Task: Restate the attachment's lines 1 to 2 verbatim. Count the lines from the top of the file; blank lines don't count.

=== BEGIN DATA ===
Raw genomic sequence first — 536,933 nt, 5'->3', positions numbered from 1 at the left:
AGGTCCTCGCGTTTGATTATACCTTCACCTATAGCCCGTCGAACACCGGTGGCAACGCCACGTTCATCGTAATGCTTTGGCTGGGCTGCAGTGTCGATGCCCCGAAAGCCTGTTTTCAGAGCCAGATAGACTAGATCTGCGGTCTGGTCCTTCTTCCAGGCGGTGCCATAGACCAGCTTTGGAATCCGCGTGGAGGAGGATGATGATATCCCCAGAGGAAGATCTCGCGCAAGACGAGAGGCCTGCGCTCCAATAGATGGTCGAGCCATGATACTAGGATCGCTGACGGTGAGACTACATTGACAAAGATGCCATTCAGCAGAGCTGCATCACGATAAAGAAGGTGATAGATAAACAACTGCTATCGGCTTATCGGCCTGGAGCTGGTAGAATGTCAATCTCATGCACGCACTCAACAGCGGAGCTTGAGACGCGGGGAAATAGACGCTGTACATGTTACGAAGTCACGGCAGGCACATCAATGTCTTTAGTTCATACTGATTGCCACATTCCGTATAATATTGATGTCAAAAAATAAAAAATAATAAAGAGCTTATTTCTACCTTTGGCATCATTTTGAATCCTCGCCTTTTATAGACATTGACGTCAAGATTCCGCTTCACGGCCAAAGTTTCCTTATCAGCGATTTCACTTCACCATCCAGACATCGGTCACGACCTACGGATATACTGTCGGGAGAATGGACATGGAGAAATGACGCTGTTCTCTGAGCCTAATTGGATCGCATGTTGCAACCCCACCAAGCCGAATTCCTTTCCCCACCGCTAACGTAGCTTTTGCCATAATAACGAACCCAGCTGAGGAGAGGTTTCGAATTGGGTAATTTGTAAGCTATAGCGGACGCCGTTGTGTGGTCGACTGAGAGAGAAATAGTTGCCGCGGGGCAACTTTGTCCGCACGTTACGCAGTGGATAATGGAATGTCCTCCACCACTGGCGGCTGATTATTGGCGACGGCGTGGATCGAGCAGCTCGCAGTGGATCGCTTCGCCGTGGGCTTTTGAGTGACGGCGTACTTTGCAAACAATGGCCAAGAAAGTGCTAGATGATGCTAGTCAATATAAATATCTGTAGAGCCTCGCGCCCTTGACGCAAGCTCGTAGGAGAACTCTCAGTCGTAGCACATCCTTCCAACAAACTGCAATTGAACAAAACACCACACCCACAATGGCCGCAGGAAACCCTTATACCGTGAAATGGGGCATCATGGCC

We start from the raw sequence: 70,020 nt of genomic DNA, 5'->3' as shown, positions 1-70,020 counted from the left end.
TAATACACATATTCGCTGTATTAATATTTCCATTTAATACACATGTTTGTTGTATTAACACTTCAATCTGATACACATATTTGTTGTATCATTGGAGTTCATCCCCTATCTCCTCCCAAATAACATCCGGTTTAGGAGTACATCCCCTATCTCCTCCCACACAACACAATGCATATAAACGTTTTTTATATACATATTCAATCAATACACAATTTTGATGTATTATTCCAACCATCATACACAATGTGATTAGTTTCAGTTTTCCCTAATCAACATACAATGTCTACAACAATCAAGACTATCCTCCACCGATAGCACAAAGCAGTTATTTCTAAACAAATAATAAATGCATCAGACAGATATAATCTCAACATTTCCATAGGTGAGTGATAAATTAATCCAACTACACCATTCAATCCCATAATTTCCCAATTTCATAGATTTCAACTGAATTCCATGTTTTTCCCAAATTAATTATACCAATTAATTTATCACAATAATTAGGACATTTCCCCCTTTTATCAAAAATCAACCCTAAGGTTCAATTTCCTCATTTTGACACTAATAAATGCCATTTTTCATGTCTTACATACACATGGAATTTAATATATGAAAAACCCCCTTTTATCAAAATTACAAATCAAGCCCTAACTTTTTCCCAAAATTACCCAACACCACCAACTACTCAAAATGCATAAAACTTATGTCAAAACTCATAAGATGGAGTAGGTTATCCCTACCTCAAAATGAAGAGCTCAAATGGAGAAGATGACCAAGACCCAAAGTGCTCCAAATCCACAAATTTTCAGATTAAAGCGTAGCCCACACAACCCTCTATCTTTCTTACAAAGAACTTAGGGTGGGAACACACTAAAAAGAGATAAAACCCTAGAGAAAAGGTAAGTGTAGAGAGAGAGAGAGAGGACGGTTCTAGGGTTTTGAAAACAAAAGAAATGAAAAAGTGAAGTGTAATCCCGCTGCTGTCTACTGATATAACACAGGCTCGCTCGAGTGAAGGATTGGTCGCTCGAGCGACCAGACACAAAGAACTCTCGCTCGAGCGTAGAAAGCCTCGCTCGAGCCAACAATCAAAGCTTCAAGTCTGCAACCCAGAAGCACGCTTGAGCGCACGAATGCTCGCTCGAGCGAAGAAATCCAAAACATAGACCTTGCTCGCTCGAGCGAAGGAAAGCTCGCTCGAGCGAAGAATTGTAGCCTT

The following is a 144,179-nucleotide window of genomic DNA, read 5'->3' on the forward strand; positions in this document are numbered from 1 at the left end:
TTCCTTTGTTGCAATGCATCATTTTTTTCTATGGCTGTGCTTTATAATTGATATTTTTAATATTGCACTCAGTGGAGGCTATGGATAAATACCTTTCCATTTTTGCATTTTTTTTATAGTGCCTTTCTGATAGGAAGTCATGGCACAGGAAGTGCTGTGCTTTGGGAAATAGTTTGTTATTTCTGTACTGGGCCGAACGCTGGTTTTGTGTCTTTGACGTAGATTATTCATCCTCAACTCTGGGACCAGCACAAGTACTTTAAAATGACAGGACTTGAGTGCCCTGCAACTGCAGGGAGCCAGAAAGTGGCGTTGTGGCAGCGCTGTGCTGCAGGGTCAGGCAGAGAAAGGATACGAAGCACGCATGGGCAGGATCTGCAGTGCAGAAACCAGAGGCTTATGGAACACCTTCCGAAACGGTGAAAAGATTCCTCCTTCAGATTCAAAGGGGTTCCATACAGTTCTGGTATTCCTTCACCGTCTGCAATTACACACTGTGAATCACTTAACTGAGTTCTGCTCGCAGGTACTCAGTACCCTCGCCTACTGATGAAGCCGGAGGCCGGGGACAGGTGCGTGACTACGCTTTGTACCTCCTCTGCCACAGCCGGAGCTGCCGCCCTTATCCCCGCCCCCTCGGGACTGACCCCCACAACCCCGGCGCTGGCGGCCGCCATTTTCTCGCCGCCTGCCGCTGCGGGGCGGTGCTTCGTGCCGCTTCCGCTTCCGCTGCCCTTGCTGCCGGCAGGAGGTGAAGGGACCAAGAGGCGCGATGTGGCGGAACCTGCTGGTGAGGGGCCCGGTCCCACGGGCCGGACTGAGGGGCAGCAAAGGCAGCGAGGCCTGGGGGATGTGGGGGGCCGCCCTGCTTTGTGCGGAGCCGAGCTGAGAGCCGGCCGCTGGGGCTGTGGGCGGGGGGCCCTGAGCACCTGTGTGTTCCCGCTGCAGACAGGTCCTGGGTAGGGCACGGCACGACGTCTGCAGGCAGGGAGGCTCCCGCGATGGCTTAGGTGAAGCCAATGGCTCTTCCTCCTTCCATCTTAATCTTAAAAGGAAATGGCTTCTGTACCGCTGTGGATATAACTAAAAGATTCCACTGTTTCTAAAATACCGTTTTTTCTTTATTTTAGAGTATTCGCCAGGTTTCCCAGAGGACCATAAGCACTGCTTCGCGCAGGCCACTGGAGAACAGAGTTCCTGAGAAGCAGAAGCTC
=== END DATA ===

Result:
Raw genomic sequence first — 536,933 nt, 5'->3', positions numbered from 1 at the left:
AGGTCCTCGCGTTTGATTATACCTTCACCTATAGCCCGTCGAACACCGGTGGCAACGCCACGTTCATCGTAATGCTTTGGCTGGGCTGCAGTGTCGATGCCCCGAAAGCCTGTTTTCAGAGCCAGATAGACTAGATCTGCGGTCTGGTCCTTCTTCCAGGCGGTGCCATAGACCAGCTTTGGAATCCGCGTGGAGGAGGATGATGATATCCCCAGAGGAAGATCTCGCGCAAGACGAGAGGCCTGCGCTCCAATAGATGGTCGAGCCATGATACTAGGATCGCTGACGGTGAGACTACATTGACAAAGATGCCATTCAGCAGAGCTGCATCACGATAAAGAAGGTGATAGATAAACAACTGCTATCGGCTTATCGGCCTGGAGCTGGTAGAATGTCAATCTCATGCACGCACTCAACAGCGGAGCTTGAGACGCGGGGAAATAGACGCTGTACATGTTACGAAGTCACGGCAGGCACATCAATGTCTTTAGTTCATACTGATTGCCACATTCCGTATAATATTGATGTCAAAAAATAAAAAATAATAAAGAGCTTATTTCTACCTTTGGCATCATTTTGAATCCTCGCCTTTTATAGACATTGACGTCAAGATTCCGCTTCACGGCCAAAGTTTCCTTATCAGCGATTTCACTTCACCATCCAGACATCGGTCACGACCTACGGATATACTGTCGGGAGAATGGACATGGAGAAATGACGCTGTTCTCTGAGCCTAATTGGATCGCATGTTGCAACCCCACCAAGCCGAATTCCTTTCCCCACCGCTAACGTAGCTTTTGCCATAATAACGAACCCAGCTGAGGAGAGGTTTCGAATTGGGTAATTTGTAAGCTATAGCGGACGCCGTTGTGTGGTCGACTGAGAGAGAAATAGTTGCCGCGGGGCAACTTTGTCCGCACGTTACGCAGTGGATAATGGAATGTCCTCCACCACTGGCGGCTGATTATTGGCGACGGCGTGGATCGAGCAGCTCGCAGTGGATCGCTTCGCCGTGGGCTTTTGAGTGACGGCGTACTTTGCAAACAATGGCCAAGAAAGTGCTAGATGATGCTAGTCAATATAAATATCTGTAGAGCCTCGCGCCCTTGACGCAAGCTCGTAGGAGAACTCTCAGTCGTAGCACATCCTTCCAACAAACTGCAATTGAACAAAACACCACACCCACAATGGCCGCAGGAAACCCTTATACCGTGAAATGGGGCATCATGGCC